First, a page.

On August 14, 2016, SIVIC held a forum at Pacifica institute. Interestingly enough it was held the same day when World War 2 ended and a day before India’s Independence Day. The forum had 3 speakers: Dr.Michael Nagler, Maha Elgenaidi, and Dr. Subba Rao. We would like to extend our thanks to Dr.Prasad Kaipa for moderating this wonderful event. Around 100 people attended the forum. The forum referenced many points of view in becoming nonviolent despite the unfortunate events leading up to violence in our world today.
Dr. Nagler expressed his opinion that it was not depression that caused us to go to violent acts on ourselves and others but rather, demoralization. He also included that there are two dilemmas that exists today that made society more and more demoralized; the fact that we see the world as we think it and we need to consume in order to be happy. If our views on the world are negative and we keep trying to consume fame or anything else, we will eventually become more and more inhumane or demoralized and therefore become more violent. In the end of his segment he concluded that there are 5 suggestions he has to offer that would help one start to get on the right track.
Maha Elgenaidi’s segment was more on the Muslim perspective of peace and nonviolence. She included the 7 principles from Islam that promote nonviolence and verse in the Quran that coincides with each principle. A few examples are: Human dignity is absolute, differences in people are in God’s will, and Islam respects all religions. She also incorporated laws of war in Islam. The laws dictate that only in self-defense in violence allowed, that the enemy will be treated the same as their own soldiers, the no women, children, elderly, animals and plants may be harmed, and not to kill unless it is the last choice you have. She ended her segment reminding everyone that Muslims aren’t the only ones that have to follow these laws and principle and encouraged everyone to have a second look on Muslims before accepting the mass media’s view.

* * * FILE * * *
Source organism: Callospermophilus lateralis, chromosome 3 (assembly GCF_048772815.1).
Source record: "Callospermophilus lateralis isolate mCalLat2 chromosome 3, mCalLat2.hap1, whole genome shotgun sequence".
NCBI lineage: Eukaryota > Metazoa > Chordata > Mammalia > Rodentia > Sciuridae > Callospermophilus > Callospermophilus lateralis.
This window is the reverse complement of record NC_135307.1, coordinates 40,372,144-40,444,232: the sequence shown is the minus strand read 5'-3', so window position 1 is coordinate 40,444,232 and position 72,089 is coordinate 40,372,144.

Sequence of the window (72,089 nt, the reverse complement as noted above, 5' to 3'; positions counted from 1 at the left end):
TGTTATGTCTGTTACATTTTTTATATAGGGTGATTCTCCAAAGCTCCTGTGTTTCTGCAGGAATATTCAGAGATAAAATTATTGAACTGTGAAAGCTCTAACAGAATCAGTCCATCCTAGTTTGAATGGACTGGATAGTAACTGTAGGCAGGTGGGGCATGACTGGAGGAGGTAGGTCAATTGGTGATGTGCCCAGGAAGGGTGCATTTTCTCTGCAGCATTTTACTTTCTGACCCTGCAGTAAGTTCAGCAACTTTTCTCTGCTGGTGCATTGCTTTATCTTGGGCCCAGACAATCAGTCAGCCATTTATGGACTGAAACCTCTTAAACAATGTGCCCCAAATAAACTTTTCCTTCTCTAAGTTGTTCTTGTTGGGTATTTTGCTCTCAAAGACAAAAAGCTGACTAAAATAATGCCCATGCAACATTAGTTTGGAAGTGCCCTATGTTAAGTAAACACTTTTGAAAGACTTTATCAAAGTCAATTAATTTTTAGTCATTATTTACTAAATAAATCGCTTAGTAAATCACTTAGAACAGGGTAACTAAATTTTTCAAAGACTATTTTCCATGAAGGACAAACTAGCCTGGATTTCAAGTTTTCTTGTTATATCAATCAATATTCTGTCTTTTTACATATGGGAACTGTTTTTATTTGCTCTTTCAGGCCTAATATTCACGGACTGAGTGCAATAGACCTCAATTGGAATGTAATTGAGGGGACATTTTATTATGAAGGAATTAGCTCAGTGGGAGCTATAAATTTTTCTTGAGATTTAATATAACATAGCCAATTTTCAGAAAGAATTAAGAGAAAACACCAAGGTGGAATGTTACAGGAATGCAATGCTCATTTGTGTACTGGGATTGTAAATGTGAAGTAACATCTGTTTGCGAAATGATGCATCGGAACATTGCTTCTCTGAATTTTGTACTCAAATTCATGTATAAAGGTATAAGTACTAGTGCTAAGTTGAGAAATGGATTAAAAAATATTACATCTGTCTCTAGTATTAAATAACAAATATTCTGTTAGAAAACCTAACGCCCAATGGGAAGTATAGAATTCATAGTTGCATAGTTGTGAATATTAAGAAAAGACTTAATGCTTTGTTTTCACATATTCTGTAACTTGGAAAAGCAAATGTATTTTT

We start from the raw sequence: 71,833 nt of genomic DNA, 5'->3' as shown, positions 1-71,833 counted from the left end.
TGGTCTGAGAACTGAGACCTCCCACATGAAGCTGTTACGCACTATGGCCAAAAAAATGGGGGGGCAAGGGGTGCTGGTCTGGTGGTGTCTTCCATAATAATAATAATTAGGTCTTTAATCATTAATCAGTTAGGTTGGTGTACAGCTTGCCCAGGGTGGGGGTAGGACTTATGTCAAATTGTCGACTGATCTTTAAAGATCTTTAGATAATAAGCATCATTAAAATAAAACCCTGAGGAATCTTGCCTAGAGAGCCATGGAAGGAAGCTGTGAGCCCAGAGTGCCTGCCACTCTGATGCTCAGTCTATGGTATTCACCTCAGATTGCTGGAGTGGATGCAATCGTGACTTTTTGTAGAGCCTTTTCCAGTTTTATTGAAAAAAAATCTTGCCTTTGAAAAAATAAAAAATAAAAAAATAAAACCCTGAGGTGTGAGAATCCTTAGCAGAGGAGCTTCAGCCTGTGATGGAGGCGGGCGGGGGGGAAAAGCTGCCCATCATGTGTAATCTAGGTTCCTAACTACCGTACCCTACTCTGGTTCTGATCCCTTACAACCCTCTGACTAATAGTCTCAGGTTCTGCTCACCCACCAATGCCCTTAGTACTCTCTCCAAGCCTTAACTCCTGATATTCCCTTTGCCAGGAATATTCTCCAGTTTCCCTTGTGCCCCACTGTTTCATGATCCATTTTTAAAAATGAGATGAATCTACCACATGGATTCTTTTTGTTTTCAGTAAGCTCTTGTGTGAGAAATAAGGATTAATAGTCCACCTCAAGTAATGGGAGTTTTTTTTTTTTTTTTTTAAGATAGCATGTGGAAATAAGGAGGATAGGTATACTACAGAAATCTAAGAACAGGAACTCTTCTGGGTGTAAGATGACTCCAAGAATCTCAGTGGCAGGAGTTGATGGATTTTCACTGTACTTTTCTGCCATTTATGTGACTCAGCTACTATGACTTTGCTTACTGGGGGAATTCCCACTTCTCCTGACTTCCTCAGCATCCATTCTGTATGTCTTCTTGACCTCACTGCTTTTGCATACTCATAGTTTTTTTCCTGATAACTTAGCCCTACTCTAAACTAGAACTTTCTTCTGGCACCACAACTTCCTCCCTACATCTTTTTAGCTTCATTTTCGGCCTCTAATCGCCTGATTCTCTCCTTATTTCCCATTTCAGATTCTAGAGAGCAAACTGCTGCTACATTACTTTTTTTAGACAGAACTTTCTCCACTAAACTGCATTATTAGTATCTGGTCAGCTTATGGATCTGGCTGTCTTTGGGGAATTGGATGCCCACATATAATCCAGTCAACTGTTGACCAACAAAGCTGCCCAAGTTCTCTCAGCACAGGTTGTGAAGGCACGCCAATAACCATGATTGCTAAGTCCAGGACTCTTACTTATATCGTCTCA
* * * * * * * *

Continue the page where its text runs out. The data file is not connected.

Dr. Rao was the final speaker but definitely not the least. During his teen years, he was alongside Mahatma Gandhi and was even thrown in jail when he was 16. Since then, He has been one of the leading figures in nonviolence. Following Gandhi’s way, he promotes peace and nonviolence not only to others but also to oneself by opening up youth camps based on Gandhi’s teachings, travels around to teach the different paths one can take towards nonviolence and joining forums like this to inform the public about the importance of peace and nonviolence within oneself and everyone around. He advised that in order to start the process of nonviolence, one must start through the mind, body and soul. Once you have built those 3 foundations, the energy of peace and nonviolence will bounce off to people around you. Being mindful of even the air we breathe in and out may be the first step toward nonviolence.
The forum ended with a song sang and played by Beth Rose and the participants enjoyed a very delicious lunch. Many agreed that their views on nonviolence is more enhanced causing them to start on the path of peace, love, and compassion.